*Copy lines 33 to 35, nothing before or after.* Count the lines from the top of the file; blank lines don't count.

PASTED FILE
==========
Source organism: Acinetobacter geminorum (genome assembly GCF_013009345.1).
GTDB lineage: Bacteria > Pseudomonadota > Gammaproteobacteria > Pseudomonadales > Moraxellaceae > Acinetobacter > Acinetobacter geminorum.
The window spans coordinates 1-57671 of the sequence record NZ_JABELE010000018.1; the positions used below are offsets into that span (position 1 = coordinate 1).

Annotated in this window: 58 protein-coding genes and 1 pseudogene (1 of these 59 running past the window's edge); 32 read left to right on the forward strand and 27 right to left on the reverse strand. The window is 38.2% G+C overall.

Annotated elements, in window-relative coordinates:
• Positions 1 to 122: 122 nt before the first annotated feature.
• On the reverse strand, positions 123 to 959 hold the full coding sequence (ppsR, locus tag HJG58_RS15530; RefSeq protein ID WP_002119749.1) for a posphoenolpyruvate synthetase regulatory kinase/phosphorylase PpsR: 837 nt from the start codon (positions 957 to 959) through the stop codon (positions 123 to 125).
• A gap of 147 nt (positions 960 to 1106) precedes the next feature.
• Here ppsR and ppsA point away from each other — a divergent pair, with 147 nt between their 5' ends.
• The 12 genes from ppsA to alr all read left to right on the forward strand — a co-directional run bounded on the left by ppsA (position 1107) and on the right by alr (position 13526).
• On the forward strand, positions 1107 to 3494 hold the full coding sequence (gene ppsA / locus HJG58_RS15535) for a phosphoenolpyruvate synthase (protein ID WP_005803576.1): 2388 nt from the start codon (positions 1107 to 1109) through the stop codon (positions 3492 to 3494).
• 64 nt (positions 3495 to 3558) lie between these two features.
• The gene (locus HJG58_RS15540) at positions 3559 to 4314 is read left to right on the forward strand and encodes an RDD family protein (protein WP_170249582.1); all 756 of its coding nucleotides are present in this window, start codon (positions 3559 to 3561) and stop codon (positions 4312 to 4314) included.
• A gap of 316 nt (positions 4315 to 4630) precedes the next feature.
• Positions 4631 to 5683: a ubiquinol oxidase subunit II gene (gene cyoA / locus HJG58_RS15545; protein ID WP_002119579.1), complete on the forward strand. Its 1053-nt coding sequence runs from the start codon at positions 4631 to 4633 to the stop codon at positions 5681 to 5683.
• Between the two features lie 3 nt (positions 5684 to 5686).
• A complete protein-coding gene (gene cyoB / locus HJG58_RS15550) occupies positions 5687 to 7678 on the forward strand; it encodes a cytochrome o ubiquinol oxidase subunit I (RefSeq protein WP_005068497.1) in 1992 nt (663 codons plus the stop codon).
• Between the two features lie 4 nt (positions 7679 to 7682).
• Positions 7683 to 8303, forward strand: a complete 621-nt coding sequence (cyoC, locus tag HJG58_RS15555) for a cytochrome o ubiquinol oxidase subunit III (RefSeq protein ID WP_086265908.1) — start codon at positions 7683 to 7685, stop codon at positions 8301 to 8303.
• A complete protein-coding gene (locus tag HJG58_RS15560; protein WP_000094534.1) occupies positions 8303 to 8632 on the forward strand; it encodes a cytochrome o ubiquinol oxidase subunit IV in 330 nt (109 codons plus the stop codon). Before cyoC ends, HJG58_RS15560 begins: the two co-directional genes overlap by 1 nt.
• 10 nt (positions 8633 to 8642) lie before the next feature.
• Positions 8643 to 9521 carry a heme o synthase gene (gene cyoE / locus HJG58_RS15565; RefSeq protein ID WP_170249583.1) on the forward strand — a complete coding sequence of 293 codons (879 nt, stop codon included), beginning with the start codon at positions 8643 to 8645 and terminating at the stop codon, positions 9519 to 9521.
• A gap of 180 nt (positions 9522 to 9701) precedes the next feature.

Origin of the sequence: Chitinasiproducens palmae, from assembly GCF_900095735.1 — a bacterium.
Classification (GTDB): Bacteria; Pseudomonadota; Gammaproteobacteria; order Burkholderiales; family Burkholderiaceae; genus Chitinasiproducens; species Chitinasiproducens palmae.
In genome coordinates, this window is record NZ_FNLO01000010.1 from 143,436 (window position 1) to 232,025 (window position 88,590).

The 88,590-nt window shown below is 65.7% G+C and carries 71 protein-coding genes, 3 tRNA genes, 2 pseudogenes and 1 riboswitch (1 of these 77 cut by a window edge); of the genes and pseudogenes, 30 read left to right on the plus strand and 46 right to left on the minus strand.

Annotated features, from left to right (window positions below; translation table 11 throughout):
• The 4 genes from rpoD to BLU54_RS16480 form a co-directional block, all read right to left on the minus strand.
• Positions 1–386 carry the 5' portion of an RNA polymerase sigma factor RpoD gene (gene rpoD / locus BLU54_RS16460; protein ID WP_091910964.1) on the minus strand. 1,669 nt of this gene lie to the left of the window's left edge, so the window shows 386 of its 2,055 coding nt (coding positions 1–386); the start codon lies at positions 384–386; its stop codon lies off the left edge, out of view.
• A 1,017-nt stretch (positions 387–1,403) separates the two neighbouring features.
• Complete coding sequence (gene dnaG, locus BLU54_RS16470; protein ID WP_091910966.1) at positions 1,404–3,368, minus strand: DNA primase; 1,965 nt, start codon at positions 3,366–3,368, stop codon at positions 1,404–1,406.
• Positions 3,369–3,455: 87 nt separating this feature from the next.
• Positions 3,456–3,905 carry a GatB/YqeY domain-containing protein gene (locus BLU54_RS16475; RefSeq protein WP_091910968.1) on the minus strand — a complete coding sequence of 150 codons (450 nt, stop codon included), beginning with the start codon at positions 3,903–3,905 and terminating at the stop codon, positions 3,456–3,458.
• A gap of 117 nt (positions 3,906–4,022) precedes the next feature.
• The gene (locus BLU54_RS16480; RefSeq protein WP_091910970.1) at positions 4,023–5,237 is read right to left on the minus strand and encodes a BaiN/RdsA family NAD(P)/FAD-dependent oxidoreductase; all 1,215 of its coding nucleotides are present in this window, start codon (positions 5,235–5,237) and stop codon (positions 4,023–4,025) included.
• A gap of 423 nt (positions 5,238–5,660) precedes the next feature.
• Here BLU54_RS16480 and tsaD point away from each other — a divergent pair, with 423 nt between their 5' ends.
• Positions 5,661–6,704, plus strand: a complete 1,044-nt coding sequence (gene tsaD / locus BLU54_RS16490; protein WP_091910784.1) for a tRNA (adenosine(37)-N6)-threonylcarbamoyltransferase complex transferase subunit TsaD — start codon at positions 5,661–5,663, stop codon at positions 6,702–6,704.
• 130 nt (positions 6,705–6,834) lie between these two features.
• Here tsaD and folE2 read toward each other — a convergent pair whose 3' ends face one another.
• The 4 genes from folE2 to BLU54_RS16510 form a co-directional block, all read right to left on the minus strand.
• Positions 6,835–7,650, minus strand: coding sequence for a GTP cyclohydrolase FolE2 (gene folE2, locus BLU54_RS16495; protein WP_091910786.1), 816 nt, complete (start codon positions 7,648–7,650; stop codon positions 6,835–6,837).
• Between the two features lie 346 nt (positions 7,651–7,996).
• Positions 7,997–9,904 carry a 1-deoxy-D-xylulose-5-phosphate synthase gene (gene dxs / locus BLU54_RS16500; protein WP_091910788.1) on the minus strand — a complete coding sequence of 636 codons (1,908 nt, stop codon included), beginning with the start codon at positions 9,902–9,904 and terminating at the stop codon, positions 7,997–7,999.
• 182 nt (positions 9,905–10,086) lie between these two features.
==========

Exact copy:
• Positions 3,369–3,455: 87 nt separating this feature from the next.
• Positions 3,456–3,905 carry a GatB/YqeY domain-containing protein gene (locus BLU54_RS16475; RefSeq protein WP_091910968.1) on the minus strand — a complete coding sequence of 150 codons (450 nt, stop codon included), beginning with the start codon at positions 3,903–3,905 and terminating at the stop codon, positions 3,456–3,458.
• A gap of 117 nt (positions 3,906–4,022) precedes the next feature.